The idea behind Project Joker came about because I've got limited time to train at the moment. And despite last year being great for PB's (10k, 10 miles and half marathon), my 5k time is now nine years old! So I wondered what would happen if I devote my finite time resources to quality training sessions, and focus purely on my 5k time. And rather interestingly, just how much can a runner improve with a concerted and measured effort? Let's do some science!
But hang on! If you've got any pertinent medical conditions or injuries; if you're not used to running regularly; or if you've never done speed work before, this is not for you. A dramatic increase in training load can cause you all sorts of trouble, so if you have any doubts, don't do it. Join in entirely at your own risk!
Still here? Good. Project Joker provides you with three quality sessions - a long run, a threshold run, and an interval session - and ten weeks to train. Unless you're Seb Coe, it's not not wise to attempt all three every single week.
The Training SessionsLong Runs (L)
Time on your feet is still important in short races. Take these at a gentler pace than you normally run, to stimulate your fat-burning systems, tune up your cardiovascular system, and help your body run efficiently.
Running fast (somewhere between your mile and 5k pace) helps improve the maximum rate at which your body can use oxygen. It's very hard work though, so the breaks in an interval session allow you to amass a greater overall volume of hard effort.
Threshold Runs (T)
These stimulate your muscles to utilise lactate, which is produced when they break down carbohydrates. Judging effort is key - if you go too slowly, you won't create a build up of lactate, and if you go too fast, you'll grind to a halt before getting the benefit.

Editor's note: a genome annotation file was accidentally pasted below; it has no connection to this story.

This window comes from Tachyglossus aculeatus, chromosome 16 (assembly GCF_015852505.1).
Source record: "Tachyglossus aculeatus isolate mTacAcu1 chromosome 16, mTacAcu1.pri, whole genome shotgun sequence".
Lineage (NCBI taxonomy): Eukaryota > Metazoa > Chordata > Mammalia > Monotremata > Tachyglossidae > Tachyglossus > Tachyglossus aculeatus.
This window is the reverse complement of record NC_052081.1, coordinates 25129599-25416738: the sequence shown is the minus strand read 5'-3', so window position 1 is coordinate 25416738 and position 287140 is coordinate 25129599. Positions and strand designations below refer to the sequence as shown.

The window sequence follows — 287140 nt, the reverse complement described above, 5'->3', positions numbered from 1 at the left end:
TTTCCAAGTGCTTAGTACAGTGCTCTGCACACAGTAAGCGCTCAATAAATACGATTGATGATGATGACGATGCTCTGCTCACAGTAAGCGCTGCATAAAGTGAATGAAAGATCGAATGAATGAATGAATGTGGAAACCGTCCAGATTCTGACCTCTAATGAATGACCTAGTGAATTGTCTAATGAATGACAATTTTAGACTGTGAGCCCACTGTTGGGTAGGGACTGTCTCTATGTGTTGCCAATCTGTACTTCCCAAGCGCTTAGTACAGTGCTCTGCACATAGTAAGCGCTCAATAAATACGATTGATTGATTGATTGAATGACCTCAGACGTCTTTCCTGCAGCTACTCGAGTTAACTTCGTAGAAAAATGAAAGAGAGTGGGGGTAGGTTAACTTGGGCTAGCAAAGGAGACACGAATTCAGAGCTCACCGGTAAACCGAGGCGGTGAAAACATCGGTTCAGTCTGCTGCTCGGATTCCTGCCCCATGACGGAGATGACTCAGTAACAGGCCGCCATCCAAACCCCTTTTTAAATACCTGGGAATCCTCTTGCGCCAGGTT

Over the next ten weeks, I will be aiming to devote my three runs per week to these sessions, then seeing how this affects my 5k time. But crucially, I will also be playing a joker whenever I'm too busy, or when I feel like I could do with a rest. On these occasions, I'll either do an easier run, or just take a rest day. I'm not going to give myself a hard time about missing the hard training. Perhaps the best strategy would be to alternate the interval and threshold sessions each week. Obviously, consistency can lead to improvement, but well-timed rest is vital to give your body the opportunity to respond to the training load. And at the end of those ten weeks, even if I've played 30 jokers, I'll have some useful information that will help me understand the relationship between training effort and outcome.
If you'd like to join the experiment, you need to provide a benchmark figure for your current 5k ability. This doesn't mean your all-time best ever, it means the fastest you could run one today. This will generate some suggested paces for the three different sessions, and will give you access to a page where you can track your progress. You'll also be able to see the other participants, how many jokers they've played, and the progress they've made.